Section 10 of the 1963 con­stitution clearly defined and recognized citizenship by plebiscite and accorded them all rights and privileges as cit­izens by birth under “Spe­cial Provisions as to North­ern Cameroons”. The section states thus: “For the purpose of determining the status of persons connected with the part of Northern Nigeria which was not included in the Federation on the thirty-first day of May, 1961, the forego­ing provisions of this Chapter and subsection (3) of section 17 of this Constitution shall have effect as if –
(a) for any reference to a particular date where there were substituted a reference to the last day of the period of eight months beginning with the day next following that date; and
(b) for any reference to the former Colony or Protector­ate of Nigeria (other than the second reference in section 7) there were substituted a refer­ence to the part aforesaid; and

(c) that other reference in­cluded a reference to the part aforesaid.

(2) Nothing in subsection (1) of this section shall prej­udice the status of any person who is or may become a citi­zen of Nigeria apart from that subsection.

Regrettably, APC is blind­ed by its quest for political power and is playing danger­ous politics with such a sen­sitive issue, not minding the grave consequences and the inherent dangers it portends. Unwittingly, what the ruling party seeks to do may open a gateway for dismemberment of Nigeria and secession of the Trust Territory from Ni­geria. Under the United Na­tions Charter, any plebiscite that is conducted must be duly registered with the UN for it to be recognized. Unfor­tunately, the 1961 plebiscite was never registered which legally and technically ren­dered it invalid.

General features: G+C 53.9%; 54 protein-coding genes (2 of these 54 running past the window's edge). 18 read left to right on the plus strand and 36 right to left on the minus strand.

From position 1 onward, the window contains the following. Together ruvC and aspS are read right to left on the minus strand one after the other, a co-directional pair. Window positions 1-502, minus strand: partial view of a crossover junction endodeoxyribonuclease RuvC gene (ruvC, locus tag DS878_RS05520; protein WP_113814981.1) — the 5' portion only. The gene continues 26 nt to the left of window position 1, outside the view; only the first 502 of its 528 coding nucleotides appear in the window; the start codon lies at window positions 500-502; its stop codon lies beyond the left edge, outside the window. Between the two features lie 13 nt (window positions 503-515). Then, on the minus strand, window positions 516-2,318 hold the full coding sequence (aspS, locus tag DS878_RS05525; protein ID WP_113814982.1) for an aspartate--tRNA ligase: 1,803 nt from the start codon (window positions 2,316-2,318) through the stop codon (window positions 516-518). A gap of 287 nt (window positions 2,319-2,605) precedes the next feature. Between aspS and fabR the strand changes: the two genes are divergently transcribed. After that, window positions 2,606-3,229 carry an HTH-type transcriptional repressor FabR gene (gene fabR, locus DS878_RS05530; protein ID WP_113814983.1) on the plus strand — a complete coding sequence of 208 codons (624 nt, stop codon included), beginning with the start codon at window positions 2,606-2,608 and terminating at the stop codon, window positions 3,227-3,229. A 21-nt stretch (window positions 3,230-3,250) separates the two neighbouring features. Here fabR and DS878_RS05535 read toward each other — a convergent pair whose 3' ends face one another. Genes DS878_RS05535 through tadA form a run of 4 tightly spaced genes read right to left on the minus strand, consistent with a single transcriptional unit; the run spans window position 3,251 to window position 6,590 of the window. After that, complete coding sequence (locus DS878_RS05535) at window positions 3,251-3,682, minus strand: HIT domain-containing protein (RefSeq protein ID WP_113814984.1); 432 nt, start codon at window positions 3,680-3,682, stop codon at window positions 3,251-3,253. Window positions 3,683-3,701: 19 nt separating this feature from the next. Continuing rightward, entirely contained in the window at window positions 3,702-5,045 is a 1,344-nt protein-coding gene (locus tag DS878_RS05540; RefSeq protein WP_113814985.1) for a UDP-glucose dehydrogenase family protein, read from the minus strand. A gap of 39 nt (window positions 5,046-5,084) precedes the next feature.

If the courts rule in favour of the APC and shuts out Ati­ku, it will surely lead to agita­tions for secession from citi­zens of the affected areas and with the Ambazonia crisis in the English speaking Southern Cameroon raging, it will only be a matter of time before they align and join forces to chart a common future for themselves. APC is playing with wild fire.

Hassan, is the Special Ad­viser on Media & Public Af­fairs to the Speaker of the House of Representatives and can be reached on twitter via @turakies